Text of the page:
Undermain’s 10 out of 12 sharp, original ensemble piece


Anne Washburn’s 10 out of 12, an ensemble piece, reveals how cast and crew (stagehands, lights, sound, designers, director, assistant director…) function as a team, during the grueling process of tech rehearsal. All cues and blocking, all light and sound and any hiccups are smoothed over before the show opens. It’s like childbirth. It might be interesting to reflect on, but you’re grateful to be spared the experience. Washburn makes us privy to this universe in small We are actually handed headsets so we can hear backstage chatter between crew members. It’s impressive to consider that we get just enough information from each character, to get a sense of their personality and contribution.

Perhaps few audience members have a grasp of how a show functions before it’s up on its feet, or after opening night. 10 out of 12 is a demonstration of the mishaps, foibles, confrontations, quirky and grotesque exchanges that occur, in the incredibly stressful context of pulling all the components together, while maintaining the sense of playfulness vital to making it work. As with all the artistic disciplines, actors and the creative team must strike a shaky balance between being relaxed and yet alert and focused. They pass through each cycle of rehearsal, preparation, changes as opening night looms ever closer and emotions run hot.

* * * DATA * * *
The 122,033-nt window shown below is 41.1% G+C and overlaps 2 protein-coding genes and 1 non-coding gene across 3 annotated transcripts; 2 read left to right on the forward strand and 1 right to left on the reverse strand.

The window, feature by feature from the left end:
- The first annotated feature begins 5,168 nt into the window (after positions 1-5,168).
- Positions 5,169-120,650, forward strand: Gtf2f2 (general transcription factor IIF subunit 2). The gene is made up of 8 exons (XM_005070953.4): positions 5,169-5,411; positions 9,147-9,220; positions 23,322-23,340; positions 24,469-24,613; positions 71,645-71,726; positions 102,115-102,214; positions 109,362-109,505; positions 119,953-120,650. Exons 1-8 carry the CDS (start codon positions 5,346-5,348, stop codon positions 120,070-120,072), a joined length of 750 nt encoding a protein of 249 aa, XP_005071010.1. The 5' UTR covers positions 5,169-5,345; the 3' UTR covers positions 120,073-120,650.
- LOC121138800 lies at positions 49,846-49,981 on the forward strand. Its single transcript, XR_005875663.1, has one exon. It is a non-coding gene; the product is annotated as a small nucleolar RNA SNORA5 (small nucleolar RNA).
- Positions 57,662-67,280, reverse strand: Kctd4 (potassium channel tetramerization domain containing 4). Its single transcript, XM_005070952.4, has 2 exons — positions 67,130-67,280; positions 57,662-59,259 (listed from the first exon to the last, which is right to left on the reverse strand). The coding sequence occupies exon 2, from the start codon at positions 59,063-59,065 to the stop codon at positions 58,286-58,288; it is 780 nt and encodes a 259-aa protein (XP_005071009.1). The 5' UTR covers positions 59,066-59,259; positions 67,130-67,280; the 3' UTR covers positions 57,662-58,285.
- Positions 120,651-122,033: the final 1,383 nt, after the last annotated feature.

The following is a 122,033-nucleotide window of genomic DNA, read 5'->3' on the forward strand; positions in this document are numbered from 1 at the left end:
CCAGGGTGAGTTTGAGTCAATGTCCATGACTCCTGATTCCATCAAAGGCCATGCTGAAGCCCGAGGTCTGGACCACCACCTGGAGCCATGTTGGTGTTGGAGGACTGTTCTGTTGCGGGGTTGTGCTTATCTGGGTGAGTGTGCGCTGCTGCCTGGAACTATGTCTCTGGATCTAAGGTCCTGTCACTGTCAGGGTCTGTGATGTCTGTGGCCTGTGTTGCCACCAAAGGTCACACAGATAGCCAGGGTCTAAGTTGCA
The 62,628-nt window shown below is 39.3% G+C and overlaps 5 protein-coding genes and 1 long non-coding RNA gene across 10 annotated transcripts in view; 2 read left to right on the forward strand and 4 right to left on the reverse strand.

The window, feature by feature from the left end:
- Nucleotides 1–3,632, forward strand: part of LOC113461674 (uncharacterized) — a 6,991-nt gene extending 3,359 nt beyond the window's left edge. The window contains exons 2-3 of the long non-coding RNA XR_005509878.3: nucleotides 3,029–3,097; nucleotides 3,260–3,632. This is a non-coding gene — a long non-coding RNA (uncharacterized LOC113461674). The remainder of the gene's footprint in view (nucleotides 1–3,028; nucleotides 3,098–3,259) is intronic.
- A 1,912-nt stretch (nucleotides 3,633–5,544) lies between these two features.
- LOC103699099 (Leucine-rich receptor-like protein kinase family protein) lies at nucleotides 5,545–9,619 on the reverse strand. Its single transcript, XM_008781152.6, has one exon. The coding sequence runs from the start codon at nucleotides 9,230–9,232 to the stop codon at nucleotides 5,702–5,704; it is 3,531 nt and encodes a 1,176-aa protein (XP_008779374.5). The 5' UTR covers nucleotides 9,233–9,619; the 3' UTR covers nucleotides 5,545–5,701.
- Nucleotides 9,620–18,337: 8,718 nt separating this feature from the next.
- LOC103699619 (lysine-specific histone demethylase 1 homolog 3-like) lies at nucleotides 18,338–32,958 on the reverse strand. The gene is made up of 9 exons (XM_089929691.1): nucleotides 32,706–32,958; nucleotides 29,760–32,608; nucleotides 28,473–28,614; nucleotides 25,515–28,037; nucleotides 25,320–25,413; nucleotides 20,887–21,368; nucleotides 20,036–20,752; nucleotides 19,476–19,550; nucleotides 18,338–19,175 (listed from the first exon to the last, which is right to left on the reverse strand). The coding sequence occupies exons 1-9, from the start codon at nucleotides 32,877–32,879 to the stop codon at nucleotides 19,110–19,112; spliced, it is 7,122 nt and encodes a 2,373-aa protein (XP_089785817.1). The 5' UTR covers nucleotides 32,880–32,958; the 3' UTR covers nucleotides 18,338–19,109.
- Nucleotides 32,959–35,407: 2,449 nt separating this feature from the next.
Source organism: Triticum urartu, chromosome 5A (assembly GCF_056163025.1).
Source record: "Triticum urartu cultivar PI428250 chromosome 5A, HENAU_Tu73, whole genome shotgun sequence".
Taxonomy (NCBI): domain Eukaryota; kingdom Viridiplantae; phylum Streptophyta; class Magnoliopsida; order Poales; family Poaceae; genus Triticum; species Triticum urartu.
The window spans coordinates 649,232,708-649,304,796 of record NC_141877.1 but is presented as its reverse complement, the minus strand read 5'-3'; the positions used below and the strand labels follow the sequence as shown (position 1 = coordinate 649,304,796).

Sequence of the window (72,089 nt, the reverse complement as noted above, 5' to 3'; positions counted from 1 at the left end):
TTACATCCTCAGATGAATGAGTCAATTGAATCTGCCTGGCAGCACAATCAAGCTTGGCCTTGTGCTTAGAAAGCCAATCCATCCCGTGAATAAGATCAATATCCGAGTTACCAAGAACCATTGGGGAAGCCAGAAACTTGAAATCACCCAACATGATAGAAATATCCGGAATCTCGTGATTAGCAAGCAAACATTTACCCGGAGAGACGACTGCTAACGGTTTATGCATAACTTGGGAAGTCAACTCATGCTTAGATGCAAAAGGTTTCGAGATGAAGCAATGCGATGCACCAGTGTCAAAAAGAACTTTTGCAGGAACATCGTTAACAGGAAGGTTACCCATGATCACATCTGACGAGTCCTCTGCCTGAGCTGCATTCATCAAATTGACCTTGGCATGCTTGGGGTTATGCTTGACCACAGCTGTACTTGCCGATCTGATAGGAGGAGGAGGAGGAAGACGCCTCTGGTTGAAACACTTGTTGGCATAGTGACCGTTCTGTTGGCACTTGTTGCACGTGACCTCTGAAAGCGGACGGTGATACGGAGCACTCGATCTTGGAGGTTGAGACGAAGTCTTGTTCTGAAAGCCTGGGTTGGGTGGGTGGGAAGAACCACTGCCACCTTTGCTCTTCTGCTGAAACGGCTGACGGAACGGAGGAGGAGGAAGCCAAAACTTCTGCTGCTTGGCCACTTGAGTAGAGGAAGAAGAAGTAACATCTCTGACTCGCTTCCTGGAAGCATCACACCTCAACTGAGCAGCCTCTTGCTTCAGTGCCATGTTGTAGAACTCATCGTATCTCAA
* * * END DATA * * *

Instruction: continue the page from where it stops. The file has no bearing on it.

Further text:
There is a key turn in the second act in which one of the actors has a meltdown, loudly proclaiming that the very welfare of his soul is at stake. Up until this outburst he keeps trying to dissuade the director from his interpretation of the script. Usually these issues are resolved before tech rehearsals, and it’s to Washburn’s credit that a single event adds such clarity and complication to the story. When the actor goes off the deep end, we’re incredulous. It’s not that the others don’t care, but if he takes it so much to heart, why did he wait this long? The way the rest of the company responds immediately and in the following days, tells us much about the warmth and care they have for each other. We may not believe his spiritual welfare is in peril, but his colleagues do. Even if they disagree, they respect his devotion to the craft.

Undermain Theater presents the Dallas Premiere of 10 out of 12, playing November 9th-december 3rd, 2016. 3200 Main Street, Dallas, Texas 75226. 214-747-5515.